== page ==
by John Mole

Nuts and marbles in the toe,
An orange in the heel,
A Christmas stocking in the dark
Is wonderful to feel.

Shadowy, bulging length of leg
That crackles when you clutch,
A Christmas stocking in the dark
Is marvellous to touch.

You lie back on your pillow
But that shape's still hanging there.
A Christmas stocking in the dark
Is very hard to bear.

So try to get to sleep again
And chase the hours away.
A Christmas stocking in the dark
Must wait for Christmas day.

From "The Usborne Book of Christmas Poems"

Sunday, December 16, 2007

Sense of Accomplishment, Part II

"I consider lace to be one of the prettiest imitations ever made of the fantasy of nature; lace always evokes for me those incomparable designs which the branches and leaves of trees embroider across the sky, and I do not think that any invention of the human spirit could have a more graceful or precise origin."
- Coco Chanel, April 29, 1939


A few months ago, I was talking to my sister on the phone. "I think I'll make this," I said to her, emailing her the link to Eunny's Print 'o the Wave pattern.

She opened the pattern. There was a surprised silence, then "Can you DO that?" she asked.

Yes, it turns out I can.

Print o' the Wave
Pattern: free download by Eunny Jang
Yarn: 1.5 skeins Island Hues (by Sweatermaker) 100% merino handpainted laceweight, 800 metres per 100 grams. Two different dyelots but they work together.
Yarn Source: Fun Knits, Quadra Island. Thanks again, Shelley.
Yarn Cost: $35 for both skeins, of which I used less than 1.5. So about $25.
Needle: 3.5mm Clover Takumi bamboo circular, and 3.5mm Addi Turbo Lace
Cast On: August 12, 2007
Bound off: December 14, 2007
Finished Dimensions: 97" long, 27" wide after an aggressive blocking.
  • The centre panel of this stole just FLEW BY. I think I got it done in just a couple of weeks. But the edging felt so very, very slow. I had trouble memorizing the edging pattern - my brain wanted the repeat to start and end on what was actually row 9, so I kept over-increasing and had to rip back a repeat about 10 times in total. However, I took a break from the shawl when I was waiting for more yarn, and when I came back to it I had no trouble with the edging. It was just a mental block.

  • The fact that I ran out of yarn was so frustrating. If you're thinking of knitting this stole, you should be aware that the pattern calls for 800 yards of laceweight yarn, and I ended up using about 1200 or 1300 - not sure yet exactly what the amount. I had bought the skein of Island Hues thinking it would work because it contained 880 yards. When I had to buy more yarn it was a serious problem - it was handpainted and couldn't be matched. I think the problem is that Eunny created her original version in cobweb weight, so the yardage she specifies for the laceweight was just an estimate on her part. Just keep it in mind if you're queueing this project.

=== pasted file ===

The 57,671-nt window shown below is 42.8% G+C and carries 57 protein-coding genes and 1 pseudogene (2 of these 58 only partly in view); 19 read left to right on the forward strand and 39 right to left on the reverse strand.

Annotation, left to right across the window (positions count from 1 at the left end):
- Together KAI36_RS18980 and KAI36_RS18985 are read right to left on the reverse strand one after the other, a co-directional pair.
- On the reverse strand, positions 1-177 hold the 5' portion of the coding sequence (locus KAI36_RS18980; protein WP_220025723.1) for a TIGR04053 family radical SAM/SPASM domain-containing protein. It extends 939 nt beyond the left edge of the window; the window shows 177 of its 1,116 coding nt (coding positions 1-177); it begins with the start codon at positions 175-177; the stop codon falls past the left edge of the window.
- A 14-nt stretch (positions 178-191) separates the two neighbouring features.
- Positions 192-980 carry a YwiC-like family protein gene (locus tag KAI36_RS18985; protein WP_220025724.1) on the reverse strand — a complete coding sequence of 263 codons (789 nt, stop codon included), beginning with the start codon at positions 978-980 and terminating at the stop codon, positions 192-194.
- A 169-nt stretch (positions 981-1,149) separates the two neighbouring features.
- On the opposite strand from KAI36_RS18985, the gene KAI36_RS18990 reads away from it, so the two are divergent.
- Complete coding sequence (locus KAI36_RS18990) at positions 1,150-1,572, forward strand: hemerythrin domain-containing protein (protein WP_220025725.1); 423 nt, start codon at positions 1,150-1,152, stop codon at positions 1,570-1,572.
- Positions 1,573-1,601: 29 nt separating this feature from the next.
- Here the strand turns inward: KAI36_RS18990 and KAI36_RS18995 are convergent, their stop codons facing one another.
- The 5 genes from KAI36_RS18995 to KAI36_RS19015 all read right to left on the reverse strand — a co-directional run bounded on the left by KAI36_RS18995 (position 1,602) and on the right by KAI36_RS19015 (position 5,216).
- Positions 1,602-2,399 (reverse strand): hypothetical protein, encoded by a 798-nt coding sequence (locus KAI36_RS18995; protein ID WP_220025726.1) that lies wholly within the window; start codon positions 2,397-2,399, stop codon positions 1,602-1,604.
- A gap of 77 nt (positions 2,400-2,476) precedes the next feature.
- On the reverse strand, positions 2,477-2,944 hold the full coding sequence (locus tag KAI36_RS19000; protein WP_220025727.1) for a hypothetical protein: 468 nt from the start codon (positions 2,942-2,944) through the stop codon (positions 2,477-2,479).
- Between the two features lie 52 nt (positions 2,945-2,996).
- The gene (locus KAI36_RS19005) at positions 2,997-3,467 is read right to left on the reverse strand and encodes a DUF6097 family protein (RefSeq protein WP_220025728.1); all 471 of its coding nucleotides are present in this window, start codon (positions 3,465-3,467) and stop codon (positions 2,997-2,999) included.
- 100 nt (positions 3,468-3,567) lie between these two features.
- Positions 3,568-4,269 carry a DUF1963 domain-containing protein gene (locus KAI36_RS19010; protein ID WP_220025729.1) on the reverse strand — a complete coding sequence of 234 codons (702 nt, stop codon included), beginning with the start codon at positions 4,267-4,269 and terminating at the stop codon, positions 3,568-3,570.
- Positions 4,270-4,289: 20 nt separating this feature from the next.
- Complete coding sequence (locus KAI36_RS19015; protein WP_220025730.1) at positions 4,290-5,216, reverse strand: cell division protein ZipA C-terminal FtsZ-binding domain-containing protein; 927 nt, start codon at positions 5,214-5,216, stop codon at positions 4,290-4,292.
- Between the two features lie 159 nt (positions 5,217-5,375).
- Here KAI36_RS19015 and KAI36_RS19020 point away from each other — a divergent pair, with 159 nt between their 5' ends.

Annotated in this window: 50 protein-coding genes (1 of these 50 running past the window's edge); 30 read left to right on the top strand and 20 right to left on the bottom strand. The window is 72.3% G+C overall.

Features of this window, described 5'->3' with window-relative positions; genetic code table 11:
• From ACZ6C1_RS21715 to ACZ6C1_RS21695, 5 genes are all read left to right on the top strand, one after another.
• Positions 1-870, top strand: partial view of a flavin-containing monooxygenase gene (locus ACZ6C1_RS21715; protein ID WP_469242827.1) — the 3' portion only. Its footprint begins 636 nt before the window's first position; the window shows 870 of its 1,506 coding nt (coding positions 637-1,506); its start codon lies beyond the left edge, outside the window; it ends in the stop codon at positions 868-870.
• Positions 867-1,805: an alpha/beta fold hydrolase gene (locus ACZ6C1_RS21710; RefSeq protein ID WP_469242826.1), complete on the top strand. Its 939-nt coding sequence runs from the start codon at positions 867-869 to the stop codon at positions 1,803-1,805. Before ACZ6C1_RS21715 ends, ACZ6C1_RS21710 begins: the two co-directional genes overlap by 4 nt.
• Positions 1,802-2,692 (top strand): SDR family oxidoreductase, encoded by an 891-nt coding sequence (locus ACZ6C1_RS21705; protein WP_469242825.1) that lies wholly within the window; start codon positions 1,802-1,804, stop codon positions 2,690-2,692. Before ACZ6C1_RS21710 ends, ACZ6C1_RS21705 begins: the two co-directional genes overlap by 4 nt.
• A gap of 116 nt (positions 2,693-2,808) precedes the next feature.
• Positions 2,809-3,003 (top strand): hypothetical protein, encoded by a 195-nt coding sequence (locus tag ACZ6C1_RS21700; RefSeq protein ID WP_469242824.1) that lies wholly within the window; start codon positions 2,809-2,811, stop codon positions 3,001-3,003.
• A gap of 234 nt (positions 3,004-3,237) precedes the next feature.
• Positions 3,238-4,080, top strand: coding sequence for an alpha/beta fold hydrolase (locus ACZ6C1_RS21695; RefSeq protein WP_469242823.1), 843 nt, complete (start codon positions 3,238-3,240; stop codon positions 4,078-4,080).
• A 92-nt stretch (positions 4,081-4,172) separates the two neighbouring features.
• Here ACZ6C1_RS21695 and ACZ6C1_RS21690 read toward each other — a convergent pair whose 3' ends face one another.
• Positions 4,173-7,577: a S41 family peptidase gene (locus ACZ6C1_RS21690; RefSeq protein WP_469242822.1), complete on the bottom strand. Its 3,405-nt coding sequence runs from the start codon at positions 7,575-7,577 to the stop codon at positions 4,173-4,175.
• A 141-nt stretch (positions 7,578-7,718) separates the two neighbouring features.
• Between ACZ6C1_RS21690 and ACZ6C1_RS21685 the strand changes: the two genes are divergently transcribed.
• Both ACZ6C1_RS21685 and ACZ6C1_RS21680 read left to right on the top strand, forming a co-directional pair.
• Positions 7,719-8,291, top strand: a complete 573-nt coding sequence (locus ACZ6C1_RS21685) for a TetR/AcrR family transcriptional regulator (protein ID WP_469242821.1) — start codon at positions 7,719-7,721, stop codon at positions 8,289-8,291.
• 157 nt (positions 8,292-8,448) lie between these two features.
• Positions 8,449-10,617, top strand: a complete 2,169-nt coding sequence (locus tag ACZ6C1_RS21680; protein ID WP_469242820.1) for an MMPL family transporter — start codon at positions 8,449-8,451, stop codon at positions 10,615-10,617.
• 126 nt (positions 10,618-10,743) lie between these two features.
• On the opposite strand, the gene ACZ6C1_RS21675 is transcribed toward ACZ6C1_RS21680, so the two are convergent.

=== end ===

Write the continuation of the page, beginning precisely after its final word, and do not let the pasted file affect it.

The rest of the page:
• I knit the centre panel differently than Eunny suggests in the pattern. She directs you to knit both sides from a provisional cast-on, then graft the ends (what would be the cast-off) together to form the centre back. Instead, I knit the first half from the provisional cast-on, then started from the same cast-on edge to knit the second half. The knitting flows in a different direction to Eunny's, therefore. She was trying to achieve the look of waves flowing down each waves run UP, unless your eye perceives the openwork as the waves, in which case they run down. It's all in how you look at it, and since this is my first lace project and I think it's pretty, I'm not going to torture myself about it.

  • I blocked this shawl very, very aggressively. I soaked it in wool wash for over 30 minutes, then pinned it out until it was so taut it was barely touching the towel underneath. I wasn't consciously trying to maximize the length, but the shawl seemed to want to go long, so I let it Go Long. I did have to re-wet it with a spray bottle numerous times during the blocking process as it had already dried.

  • The Island Hues yarn is beautiful. It's light, soft, and divinely coloured. I did have a few felting moments while knitting the edging on, when the stitches I was working toward got a bit fuzzy and tight. It wasn't a problem, though, and when looking at the finished piece you can't tell at all. The yarn, once blocked, developed a slight patina that I love...hard to see in the pictures but in the flashed shots you can catch a glimpse of it.

  • There are some errors in the edging chart - not a major problem since they are well-documented, but again, if you're planning to knit it, just check first.

I had no model, and had to make do with the timer on my camera, but at least you can see the width here. Shoulders to hips with ease.

There has not been an abundance of natural light here in mid-December in the temperate rainforest, but I don't like the flash: it makes everything appear so prosaic. So, as usual, I took some unflashed pictures: I much prefer them. They may not represent the colour as well, but they capture the lightness and drape, the tactile pleasure of the piece, so much better.